Hunter-Gatherers and Neo-Darwinian Cultural Transmission
Evolutionary human ecologists frequently observe that somatic (i.e., genetic) transmission need not be assumed for Darwinian processes to operate and then drive the point home with reference to the example of Darwin, who knew nothing about genes. The more interesting implications of such an evolutionary philosophy appear to have gotten lost somewhere in the shuffle, however; the same individuals seem equally prone to insist that neo-Darwinian theory must be applied via models in which cultural transmission and evolutionary fitness are treated as simple biological analogs, that is, as though they were genetic. This chapter goes back to evolutionary fundamentals and pursues the original and less-restrictive, agenetic approach to Darwinian processes by means of models of culture in which transmission and reproduction are, to use Leslie White’s term, extrasomatic. As will become clear, this produces results at odds with traditional evolutionary ecological interpretation. This simple modification in the assumptions about the nature of the transmission/reproduction process leads to predictions about behavior that differ fundamentally from those that follow from the genetic model upon which classic evolutionary ecological analyses rest. In comparison to evolutionary ecology, however, this nonsomatic approach to transmission and reproduction in many ways better accounts for behaviors that distinguish humans from other organisms—behaviors that have from the start interested anthropologists and been the central subject matter of their theories. Among the more important of these are altruism and the tendency of humans to act cooperatively as groups rather than individuals and the value that humans assign to symbols and prestige.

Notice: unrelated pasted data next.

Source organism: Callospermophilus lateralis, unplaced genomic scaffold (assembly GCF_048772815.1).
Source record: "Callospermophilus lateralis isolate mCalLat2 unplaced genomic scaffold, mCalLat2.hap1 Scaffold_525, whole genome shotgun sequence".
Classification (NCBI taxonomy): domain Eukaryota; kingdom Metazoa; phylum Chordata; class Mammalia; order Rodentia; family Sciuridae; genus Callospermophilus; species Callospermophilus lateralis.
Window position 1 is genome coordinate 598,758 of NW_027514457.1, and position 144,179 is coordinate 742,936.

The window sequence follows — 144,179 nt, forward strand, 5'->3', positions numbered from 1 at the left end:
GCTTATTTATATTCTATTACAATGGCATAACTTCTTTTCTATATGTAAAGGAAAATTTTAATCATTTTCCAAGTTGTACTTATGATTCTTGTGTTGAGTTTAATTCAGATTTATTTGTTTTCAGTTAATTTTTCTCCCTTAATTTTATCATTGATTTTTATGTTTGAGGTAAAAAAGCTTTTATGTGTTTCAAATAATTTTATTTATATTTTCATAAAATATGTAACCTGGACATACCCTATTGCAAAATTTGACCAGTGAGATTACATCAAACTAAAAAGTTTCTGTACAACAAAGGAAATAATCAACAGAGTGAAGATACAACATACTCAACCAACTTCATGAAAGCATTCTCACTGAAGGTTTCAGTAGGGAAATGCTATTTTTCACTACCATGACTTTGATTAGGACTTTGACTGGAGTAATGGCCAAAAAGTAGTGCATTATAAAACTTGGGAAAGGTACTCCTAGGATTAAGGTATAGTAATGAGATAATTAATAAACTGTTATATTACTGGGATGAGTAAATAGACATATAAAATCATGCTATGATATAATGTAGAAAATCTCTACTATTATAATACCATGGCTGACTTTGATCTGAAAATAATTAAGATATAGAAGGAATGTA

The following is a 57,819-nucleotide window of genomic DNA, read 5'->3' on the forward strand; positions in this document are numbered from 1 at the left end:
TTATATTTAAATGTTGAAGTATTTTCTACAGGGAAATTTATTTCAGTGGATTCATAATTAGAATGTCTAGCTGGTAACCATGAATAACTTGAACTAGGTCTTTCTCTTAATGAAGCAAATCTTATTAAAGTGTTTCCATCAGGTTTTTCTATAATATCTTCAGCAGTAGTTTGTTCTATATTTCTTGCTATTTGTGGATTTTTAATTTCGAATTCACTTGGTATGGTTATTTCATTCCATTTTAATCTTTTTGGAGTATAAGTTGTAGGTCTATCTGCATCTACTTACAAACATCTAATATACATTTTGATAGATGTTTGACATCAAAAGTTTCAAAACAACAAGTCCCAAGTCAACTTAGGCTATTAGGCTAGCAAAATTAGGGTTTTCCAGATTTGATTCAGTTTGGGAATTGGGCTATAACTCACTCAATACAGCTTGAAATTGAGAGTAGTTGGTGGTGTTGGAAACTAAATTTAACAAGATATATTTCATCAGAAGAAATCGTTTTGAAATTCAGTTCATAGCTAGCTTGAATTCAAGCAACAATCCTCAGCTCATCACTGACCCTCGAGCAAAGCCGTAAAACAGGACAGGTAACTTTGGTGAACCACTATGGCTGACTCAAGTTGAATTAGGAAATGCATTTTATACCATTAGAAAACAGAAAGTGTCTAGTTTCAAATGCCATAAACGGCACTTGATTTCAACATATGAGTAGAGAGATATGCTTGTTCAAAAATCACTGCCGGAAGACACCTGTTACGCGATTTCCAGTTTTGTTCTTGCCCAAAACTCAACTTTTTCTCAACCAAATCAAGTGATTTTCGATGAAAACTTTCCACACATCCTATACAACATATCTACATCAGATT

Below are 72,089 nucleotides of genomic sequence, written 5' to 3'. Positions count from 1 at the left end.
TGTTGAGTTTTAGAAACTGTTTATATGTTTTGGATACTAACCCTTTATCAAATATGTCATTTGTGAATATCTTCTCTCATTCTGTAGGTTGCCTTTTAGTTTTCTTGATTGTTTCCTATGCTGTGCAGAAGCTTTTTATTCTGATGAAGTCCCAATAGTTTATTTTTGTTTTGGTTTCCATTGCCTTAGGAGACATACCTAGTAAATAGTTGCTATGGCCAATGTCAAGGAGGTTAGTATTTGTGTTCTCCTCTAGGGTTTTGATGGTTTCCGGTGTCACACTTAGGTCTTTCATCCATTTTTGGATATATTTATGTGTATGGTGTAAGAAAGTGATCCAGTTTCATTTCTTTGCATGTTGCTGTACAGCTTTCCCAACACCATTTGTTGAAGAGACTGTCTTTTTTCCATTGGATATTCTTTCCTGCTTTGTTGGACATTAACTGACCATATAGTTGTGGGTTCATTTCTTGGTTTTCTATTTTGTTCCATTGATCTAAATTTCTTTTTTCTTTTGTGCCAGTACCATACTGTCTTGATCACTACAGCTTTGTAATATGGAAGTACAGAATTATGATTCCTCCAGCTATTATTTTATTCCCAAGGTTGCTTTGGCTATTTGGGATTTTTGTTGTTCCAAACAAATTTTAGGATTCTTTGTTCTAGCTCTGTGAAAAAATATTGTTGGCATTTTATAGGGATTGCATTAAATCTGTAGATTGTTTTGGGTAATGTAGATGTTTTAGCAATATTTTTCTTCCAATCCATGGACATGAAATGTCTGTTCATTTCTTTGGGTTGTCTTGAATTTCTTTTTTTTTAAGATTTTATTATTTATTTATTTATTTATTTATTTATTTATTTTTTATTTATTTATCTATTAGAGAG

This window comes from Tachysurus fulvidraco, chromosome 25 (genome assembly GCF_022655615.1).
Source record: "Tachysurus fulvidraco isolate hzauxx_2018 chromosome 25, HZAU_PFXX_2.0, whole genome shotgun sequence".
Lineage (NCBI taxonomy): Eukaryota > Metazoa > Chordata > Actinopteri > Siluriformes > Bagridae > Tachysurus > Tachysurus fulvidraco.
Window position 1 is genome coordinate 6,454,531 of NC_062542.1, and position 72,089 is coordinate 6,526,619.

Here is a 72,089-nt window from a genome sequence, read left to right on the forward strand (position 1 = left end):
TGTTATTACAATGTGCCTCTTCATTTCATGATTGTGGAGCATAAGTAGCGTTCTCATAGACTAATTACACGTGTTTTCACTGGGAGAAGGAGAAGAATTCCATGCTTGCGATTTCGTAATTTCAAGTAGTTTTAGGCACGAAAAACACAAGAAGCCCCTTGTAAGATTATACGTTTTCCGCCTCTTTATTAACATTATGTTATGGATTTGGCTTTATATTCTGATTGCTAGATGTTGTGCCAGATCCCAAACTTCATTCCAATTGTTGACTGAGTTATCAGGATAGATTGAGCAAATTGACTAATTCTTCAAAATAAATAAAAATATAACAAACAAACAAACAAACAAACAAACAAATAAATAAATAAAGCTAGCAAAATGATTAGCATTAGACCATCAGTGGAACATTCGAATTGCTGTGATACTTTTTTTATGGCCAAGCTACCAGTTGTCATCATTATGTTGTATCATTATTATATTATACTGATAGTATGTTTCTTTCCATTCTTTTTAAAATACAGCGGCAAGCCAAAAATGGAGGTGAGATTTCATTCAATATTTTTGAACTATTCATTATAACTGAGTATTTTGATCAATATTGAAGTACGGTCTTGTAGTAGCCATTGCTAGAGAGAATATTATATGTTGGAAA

KeywordsBehavioral Trait Cultural Transmission Direct Bias Genetic Transmission Cultural Behavior
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